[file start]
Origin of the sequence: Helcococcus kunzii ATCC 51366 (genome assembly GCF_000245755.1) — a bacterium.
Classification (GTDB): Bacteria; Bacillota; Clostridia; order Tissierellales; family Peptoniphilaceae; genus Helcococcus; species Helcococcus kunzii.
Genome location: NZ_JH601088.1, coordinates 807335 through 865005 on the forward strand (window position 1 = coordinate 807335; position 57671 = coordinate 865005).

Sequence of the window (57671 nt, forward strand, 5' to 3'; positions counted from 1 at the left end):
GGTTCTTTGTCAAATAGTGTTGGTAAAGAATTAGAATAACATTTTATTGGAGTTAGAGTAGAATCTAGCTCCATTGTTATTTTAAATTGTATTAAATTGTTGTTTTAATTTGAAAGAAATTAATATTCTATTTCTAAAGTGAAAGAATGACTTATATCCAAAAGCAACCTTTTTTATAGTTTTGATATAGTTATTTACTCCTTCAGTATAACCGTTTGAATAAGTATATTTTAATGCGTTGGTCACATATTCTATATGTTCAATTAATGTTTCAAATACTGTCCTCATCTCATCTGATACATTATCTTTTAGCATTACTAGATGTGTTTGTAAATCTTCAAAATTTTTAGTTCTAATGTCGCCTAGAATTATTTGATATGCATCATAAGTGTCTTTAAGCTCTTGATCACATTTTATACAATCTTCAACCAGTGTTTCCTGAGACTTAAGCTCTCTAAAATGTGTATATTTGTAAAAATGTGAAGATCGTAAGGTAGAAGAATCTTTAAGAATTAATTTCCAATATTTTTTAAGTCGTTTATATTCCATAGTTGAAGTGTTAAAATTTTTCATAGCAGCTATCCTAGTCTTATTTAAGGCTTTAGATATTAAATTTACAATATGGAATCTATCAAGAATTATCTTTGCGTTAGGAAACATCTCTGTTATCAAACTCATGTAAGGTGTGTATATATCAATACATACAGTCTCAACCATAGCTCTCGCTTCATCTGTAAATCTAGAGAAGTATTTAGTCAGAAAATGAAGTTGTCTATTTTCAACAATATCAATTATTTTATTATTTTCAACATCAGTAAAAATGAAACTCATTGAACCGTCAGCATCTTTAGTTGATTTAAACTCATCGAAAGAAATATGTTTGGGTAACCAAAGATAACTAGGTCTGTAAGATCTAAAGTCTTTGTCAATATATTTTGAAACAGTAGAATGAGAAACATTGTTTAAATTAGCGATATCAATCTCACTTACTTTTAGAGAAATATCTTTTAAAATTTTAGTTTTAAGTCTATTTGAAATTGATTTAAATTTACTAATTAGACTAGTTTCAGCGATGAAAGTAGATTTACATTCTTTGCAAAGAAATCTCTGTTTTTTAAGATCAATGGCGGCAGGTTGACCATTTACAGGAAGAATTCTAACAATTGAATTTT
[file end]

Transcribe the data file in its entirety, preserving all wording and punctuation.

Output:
Origin of the sequence: Helcococcus kunzii ATCC 51366 (genome assembly GCF_000245755.1) — a bacterium.
Classification (GTDB): Bacteria; Bacillota; Clostridia; order Tissierellales; family Peptoniphilaceae; genus Helcococcus; species Helcococcus kunzii.
Genome location: NZ_JH601088.1, coordinates 807335 through 865005 on the forward strand (window position 1 = coordinate 807335; position 57671 = coordinate 865005).

Sequence of the window (57671 nt, forward strand, 5' to 3'; positions counted from 1 at the left end):
GGTTCTTTGTCAAATAGTGTTGGTAAAGAATTAGAATAACATTTTATTGGAGTTAGAGTAGAATCTAGCTCCATTGTTATTTTAAATTGTATTAAATTGTTGTTTTAATTTGAAAGAAATTAATATTCTATTTCTAAAGTGAAAGAATGACTTATATCCAAAAGCAACCTTTTTTATAGTTTTGATATAGTTATTTACTCCTTCAGTATAACCGTTTGAATAAGTATATTTTAATGCGTTGGTCACATATTCTATATGTTCAATTAATGTTTCAAATACTGTCCTCATCTCATCTGATACATTATCTTTTAGCATTACTAGATGTGTTTGTAAATCTTCAAAATTTTTAGTTCTAATGTCGCCTAGAATTATTTGATATGCATCATAAGTGTCTTTAAGCTCTTGATCACATTTTATACAATCTTCAACCAGTGTTTCCTGAGACTTAAGCTCTCTAAAATGTGTATATTTGTAAAAATGTGAAGATCGTAAGGTAGAAGAATCTTTAAGAATTAATTTCCAATATTTTTTAAGTCGTTTATATTCCATAGTTGAAGTGTTAAAATTTTTCATAGCAGCTATCCTAGTCTTATTTAAGGCTTTAGATATTAAATTTACAATATGGAATCTATCAAGAATTATCTTTGCGTTAGGAAACATCTCTGTTATCAAACTCATGTAAGGTGTGTATATATCAATACATACAGTCTCAACCATAGCTCTCGCTTCATCTGTAAATCTAGAGAAGTATTTAGTCAGAAAATGAAGTTGTCTATTTTCAACAATATCAATTATTTTATTATTTTCAACATCAGTAAAAATGAAACTCATTGAACCGTCAGCATCTTTAGTTGATTTAAACTCATCGAAAGAAATATGTTTGGGTAACCAAAGATAACTAGGTCTGTAAGATCTAAAGTCTTTGTCAATATATTTTGAAACAGTAGAATGAGAAACATTGTTTAAATTAGCGATATCAATCTCACTTACTTTTAGAGAAATATCTTTTAAAATTTTAGTTTTAAGTCTATTTGAAATTGATTTAAATTTACTAATTAGACTAGTTTCAGCGATGAAAGTAGATTTACATTCTTTGCAAAGAAATCTCTGTTTTTTAAGATCAATGGCGGCAGGTTGACCATTTACAGGAAGAATTCTAACAATTGAATTTT